Nothing is overstated, nothing rushed, nothing compromised. The visuals ooze quality and style, their delicacy and beauty echoing Urushibara’s artwork, adding movement and colour without sacrificing subtleties of plot and character. Breathtaking moments abound – a summer sky clouded with delicate, feathery mushi, the deep, silent recesses of an ancient forest. There’s also plenty of quiet fun, like the flight of characters off a page as a boy makes mushi simply by drawing.
Characterisation is quiet and subtle, but it can crackle with controlled tension, like a glimpse of lightning behind distant mountains. The Japanese voice cast do their jobs to perfection. Travis Willingham ,whose understated reading of Roy Mustang was so impressive in Fullmetal Alchemist, brings the same level of quiet control to the leading role of Ginko, so those who prefer the American version won’t be short-changed on the acting front.
The depths of the story, packed as any Platonic symposium with philosophic enquiry, are never far out of sight. They shimmer alluringly just below the ravishing surface of the narrative, never allowed to intrude in the story’s quiet progress, as light and seemingly aimless as a butterfly’s flight. There’s plenty to think about here, if you want it, but you can simply relax and luxuriate in the artful flow of beauty and emotion, so convincingly natural, so perfectly controlled. There are very, very few anime as well done as this one in any decade, let alone any year.
Katsuhiro Otomo’s live-action movie Mushishi appeared in Japan in 2006. It covers episodes 3, 7, 12 and 20 of the anime. It’s interesting to compare them with the same episodes of Nagahama’s anime and the manga. Both moving versions capture the eerie atmosphere of the manga very well, and both pay tribute to the beauty of its delicate yet complex world. Otomo’s version is structurally the weaker and, for me, the less satisfying of the two.
Otomo created the epic manga and anime Akira. (His less well-known, but equally effective, manga Domu is one of the greatest Japanese comics never to have been animated, a real loss to anime. I’d love to see what Satoshi Kon could do with it.) Mushishi is his second live-action movie, following 1991’s World Apartment Horror.
Otomo was the first Japanese animator since Tezuka to make a real splash in the English-speaking world, when the film version of Akira kick-started the UK anime market in 1991. He has two outstanding characteristics that make him hell for studios and heaven for audiences. He’s a self-driven perfectionist, and he has absolutely no regard for budgets or schedules. This means that his movies usually look gorgeous, and age very well in technical terms. Twenty years on from its debut, Akira’s beautifully crafted frames still dazzle. But such a focussed and powerful director doesn’t always listen to outside input. The results can be excellent but they can also fall prey to what we might call the Peter Jackson effect, where a director’s influence is so great that the usual checks and balances of film-making don’t operate and the product suffers as a result. Otomo’s Steam Boy is technically stunning but could have used a more assertive editor.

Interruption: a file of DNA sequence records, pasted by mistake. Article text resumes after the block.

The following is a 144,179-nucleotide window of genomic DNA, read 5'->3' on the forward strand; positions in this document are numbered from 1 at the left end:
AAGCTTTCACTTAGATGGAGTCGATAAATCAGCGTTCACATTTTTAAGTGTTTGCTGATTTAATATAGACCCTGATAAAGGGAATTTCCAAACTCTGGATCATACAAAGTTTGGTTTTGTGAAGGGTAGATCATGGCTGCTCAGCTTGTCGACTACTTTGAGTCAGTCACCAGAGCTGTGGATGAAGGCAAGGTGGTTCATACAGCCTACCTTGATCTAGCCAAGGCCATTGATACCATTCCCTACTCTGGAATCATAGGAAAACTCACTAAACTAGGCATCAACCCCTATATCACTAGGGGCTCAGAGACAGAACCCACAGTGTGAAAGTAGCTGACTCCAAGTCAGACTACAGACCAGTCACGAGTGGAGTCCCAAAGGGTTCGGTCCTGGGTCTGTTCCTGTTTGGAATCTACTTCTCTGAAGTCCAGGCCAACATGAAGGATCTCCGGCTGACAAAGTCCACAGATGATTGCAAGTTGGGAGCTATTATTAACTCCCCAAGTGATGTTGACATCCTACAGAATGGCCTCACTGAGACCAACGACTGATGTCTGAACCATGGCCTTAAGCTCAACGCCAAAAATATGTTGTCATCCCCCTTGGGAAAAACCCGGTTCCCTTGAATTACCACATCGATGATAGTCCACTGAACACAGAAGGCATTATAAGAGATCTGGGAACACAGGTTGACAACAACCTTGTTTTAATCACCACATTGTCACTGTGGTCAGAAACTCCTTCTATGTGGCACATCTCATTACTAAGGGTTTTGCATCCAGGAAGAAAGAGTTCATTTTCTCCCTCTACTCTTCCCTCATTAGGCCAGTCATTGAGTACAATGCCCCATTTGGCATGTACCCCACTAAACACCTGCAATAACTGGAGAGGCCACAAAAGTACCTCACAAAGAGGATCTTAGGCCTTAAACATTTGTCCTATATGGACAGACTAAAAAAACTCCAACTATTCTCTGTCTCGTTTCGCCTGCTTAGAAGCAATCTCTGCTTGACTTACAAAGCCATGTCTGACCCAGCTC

Mushishi deserves most of the brickbats aimed at it for incoherence, and for playing with the details of the manga and its characters without compensating gains in pace or focus – two of Akira‘s outstanding characteristics. It’s a beautiful movie, perfectly cast, with a charismatic Ginko in Joe Odagiri. The atmosphere can’t be faulted – the quality of Takahide Shibanushi’s cinematography is truly transformative, carrying the audience into the quiet forests and deep silences of the manga. Its structural weaknesses and lack of narrative clarity leave most audiences baffled: I’ve never hosted an anime screening where so many people came up to me afterwards to ask what happened at the end; yet its magical visuals and brilliant use of silence and natural background sounds offer considerable compensations for its incoherence.
At the Japanese box-office, Otomo’s movie tied for 21st place among 2007’s top-grossing movies, with just over $4 million US in ticket sales. It was far behind the top three – Pirates of the Caribbean: At World’s End ($102.46 million), Harry Potter and the Order of the Phoenix, Hero, and Spiderman 3. It trailed top anime earners Pokemon, Doraemon and Detective Conan, as well as the year’s other major live-action adaptation, Akihiko Shiota’s Dororo. Otomo’s movie also lost out to Shiota’s at Sitges Film Festival in 2007, Dororo‘s Best Motion Picture award trumping Mushishi‘s best special effects and best soundtrack titles.
All three versions of Urushibara’s vision have something to offer. The big-budget big-picture version strays further from the simplicity and purity of her narrative line, but all three keep faith with the heart of her story – the idea that striving to understand life’s unity and richness, and co-existing in peace with the world, is a necessary step in human evolution.
Note: Some of the 2007 Japanese box office statistics were verified by reference to Jason Gray’s columns in Screen International, a valuable ongoing resource.